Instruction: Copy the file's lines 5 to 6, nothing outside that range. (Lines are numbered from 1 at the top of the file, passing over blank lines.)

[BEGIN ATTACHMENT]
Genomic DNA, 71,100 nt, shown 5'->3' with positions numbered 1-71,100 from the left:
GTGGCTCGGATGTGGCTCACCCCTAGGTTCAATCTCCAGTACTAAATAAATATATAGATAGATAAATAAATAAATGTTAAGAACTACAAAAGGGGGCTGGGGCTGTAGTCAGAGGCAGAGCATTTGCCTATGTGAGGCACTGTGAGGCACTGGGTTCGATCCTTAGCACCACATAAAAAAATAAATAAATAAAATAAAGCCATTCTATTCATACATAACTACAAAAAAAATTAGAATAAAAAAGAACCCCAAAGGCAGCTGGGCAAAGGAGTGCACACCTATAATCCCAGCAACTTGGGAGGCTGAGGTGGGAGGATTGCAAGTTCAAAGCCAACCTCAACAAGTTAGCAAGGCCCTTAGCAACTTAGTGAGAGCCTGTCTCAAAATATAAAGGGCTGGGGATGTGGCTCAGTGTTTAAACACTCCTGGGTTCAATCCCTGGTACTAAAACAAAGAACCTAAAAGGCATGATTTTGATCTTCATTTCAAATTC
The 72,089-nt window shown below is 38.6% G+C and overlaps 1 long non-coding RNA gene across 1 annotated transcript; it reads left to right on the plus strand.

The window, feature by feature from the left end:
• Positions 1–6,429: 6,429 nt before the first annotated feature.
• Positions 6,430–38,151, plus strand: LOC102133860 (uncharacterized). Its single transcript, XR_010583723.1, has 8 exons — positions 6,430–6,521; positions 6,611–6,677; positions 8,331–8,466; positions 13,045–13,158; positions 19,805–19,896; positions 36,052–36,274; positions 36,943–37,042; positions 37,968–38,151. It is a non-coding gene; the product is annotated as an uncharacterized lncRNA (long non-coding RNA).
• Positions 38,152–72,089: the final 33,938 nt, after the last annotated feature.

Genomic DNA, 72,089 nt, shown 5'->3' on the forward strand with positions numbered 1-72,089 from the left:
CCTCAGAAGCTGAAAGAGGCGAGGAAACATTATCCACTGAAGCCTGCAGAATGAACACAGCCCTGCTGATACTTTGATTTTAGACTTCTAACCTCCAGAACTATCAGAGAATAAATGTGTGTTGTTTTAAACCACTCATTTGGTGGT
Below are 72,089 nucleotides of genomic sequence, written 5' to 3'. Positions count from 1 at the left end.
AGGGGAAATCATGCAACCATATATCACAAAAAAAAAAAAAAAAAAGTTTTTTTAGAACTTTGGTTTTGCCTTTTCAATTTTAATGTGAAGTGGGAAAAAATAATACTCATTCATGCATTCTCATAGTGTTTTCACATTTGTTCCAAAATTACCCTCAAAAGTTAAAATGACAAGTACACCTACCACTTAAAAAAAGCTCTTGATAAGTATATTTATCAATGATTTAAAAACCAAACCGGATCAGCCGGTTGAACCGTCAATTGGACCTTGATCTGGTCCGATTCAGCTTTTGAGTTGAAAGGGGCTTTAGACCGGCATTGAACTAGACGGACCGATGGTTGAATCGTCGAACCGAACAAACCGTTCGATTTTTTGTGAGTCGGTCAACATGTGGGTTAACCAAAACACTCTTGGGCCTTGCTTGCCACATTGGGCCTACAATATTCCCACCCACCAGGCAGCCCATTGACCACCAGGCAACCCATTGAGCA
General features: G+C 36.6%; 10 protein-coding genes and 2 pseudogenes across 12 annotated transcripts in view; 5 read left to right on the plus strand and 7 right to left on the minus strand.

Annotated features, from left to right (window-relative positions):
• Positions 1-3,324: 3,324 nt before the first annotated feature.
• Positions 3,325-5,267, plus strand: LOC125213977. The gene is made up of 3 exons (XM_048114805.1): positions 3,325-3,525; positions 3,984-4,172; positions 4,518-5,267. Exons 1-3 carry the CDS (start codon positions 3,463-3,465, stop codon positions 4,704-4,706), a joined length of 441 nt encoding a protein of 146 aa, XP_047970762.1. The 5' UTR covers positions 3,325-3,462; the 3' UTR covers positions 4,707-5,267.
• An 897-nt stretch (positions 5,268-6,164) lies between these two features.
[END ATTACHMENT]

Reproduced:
• Positions 1–6,429: 6,429 nt before the first annotated feature.
• Positions 6,430–38,151, plus strand: LOC102133860 (uncharacterized). Its single transcript, XR_010583723.1, has 8 exons — positions 6,430–6,521; positions 6,611–6,677; positions 8,331–8,466; positions 13,045–13,158; positions 19,805–19,896; positions 36,052–36,274; positions 36,943–37,042; positions 37,968–38,151. It is a non-coding gene; the product is annotated as an uncharacterized lncRNA (long non-coding RNA).